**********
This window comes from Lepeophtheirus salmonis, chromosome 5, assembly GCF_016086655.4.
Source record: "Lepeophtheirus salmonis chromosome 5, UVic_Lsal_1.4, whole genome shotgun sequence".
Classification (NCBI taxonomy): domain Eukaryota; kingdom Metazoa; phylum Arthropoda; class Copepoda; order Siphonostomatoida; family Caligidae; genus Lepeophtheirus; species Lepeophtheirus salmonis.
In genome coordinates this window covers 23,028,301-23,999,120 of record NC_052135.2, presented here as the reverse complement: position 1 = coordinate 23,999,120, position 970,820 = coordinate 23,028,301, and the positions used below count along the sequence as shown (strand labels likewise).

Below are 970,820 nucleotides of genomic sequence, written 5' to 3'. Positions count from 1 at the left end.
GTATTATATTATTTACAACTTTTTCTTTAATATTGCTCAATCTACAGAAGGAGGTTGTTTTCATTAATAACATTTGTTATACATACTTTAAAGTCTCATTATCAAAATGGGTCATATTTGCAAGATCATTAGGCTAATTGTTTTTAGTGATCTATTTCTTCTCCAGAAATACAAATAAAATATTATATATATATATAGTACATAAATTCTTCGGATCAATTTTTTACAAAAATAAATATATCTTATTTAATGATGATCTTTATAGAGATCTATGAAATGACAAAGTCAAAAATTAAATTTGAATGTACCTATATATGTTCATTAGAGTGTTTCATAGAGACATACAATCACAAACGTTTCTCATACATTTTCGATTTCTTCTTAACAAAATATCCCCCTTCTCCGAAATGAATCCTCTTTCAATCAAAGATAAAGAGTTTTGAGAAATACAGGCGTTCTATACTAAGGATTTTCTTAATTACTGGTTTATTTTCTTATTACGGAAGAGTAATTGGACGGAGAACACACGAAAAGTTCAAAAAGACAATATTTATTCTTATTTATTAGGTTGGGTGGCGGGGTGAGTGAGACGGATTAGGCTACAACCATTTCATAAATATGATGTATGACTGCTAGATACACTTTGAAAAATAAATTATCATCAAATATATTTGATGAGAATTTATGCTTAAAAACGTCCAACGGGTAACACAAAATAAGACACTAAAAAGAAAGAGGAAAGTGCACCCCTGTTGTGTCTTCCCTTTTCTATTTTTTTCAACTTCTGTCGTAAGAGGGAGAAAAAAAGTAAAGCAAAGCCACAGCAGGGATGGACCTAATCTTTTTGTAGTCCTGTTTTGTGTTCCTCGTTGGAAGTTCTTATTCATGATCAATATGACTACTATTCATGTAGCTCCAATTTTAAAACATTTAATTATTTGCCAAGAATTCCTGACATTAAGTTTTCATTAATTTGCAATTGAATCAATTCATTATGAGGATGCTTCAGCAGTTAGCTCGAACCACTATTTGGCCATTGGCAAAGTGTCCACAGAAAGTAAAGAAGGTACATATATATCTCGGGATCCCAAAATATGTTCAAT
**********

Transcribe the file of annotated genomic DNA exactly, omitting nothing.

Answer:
This window comes from Lepeophtheirus salmonis, chromosome 5, assembly GCF_016086655.4.
Source record: "Lepeophtheirus salmonis chromosome 5, UVic_Lsal_1.4, whole genome shotgun sequence".
Classification (NCBI taxonomy): domain Eukaryota; kingdom Metazoa; phylum Arthropoda; class Copepoda; order Siphonostomatoida; family Caligidae; genus Lepeophtheirus; species Lepeophtheirus salmonis.
In genome coordinates this window covers 23,028,301-23,999,120 of record NC_052135.2, presented here as the reverse complement: position 1 = coordinate 23,999,120, position 970,820 = coordinate 23,028,301, and the positions used below count along the sequence as shown (strand labels likewise).

Below are 970,820 nucleotides of genomic sequence, written 5' to 3'. Positions count from 1 at the left end.
GTATTATATTATTTACAACTTTTTCTTTAATATTGCTCAATCTACAGAAGGAGGTTGTTTTCATTAATAACATTTGTTATACATACTTTAAAGTCTCATTATCAAAATGGGTCATATTTGCAAGATCATTAGGCTAATTGTTTTTAGTGATCTATTTCTTCTCCAGAAATACAAATAAAATATTATATATATATATAGTACATAAATTCTTCGGATCAATTTTTTACAAAAATAAATATATCTTATTTAATGATGATCTTTATAGAGATCTATGAAATGACAAAGTCAAAAATTAAATTTGAATGTACCTATATATGTTCATTAGAGTGTTTCATAGAGACATACAATCACAAACGTTTCTCATACATTTTCGATTTCTTCTTAACAAAATATCCCCCTTCTCCGAAATGAATCCTCTTTCAATCAAAGATAAAGAGTTTTGAGAAATACAGGCGTTCTATACTAAGGATTTTCTTAATTACTGGTTTATTTTCTTATTACGGAAGAGTAATTGGACGGAGAACACACGAAAAGTTCAAAAAGACAATATTTATTCTTATTTATTAGGTTGGGTGGCGGGGTGAGTGAGACGGATTAGGCTACAACCATTTCATAAATATGATGTATGACTGCTAGATACACTTTGAAAAATAAATTATCATCAAATATATTTGATGAGAATTTATGCTTAAAAACGTCCAACGGGTAACACAAAATAAGACACTAAAAAGAAAGAGGAAAGTGCACCCCTGTTGTGTCTTCCCTTTTCTATTTTTTTCAACTTCTGTCGTAAGAGGGAGAAAAAAAGTAAAGCAAAGCCACAGCAGGGATGGACCTAATCTTTTTGTAGTCCTGTTTTGTGTTCCTCGTTGGAAGTTCTTATTCATGATCAATATGACTACTATTCATGTAGCTCCAATTTTAAAACATTTAATTATTTGCCAAGAATTCCTGACATTAAGTTTTCATTAATTTGCAATTGAATCAATTCATTATGAGGATGCTTCAGCAGTTAGCTCGAACCACTATTTGGCCATTGGCAAAGTGTCCACAGAAAGTAAAGAAGGTACATATATATCTCGGGATCCCAAAATATGTTCAAT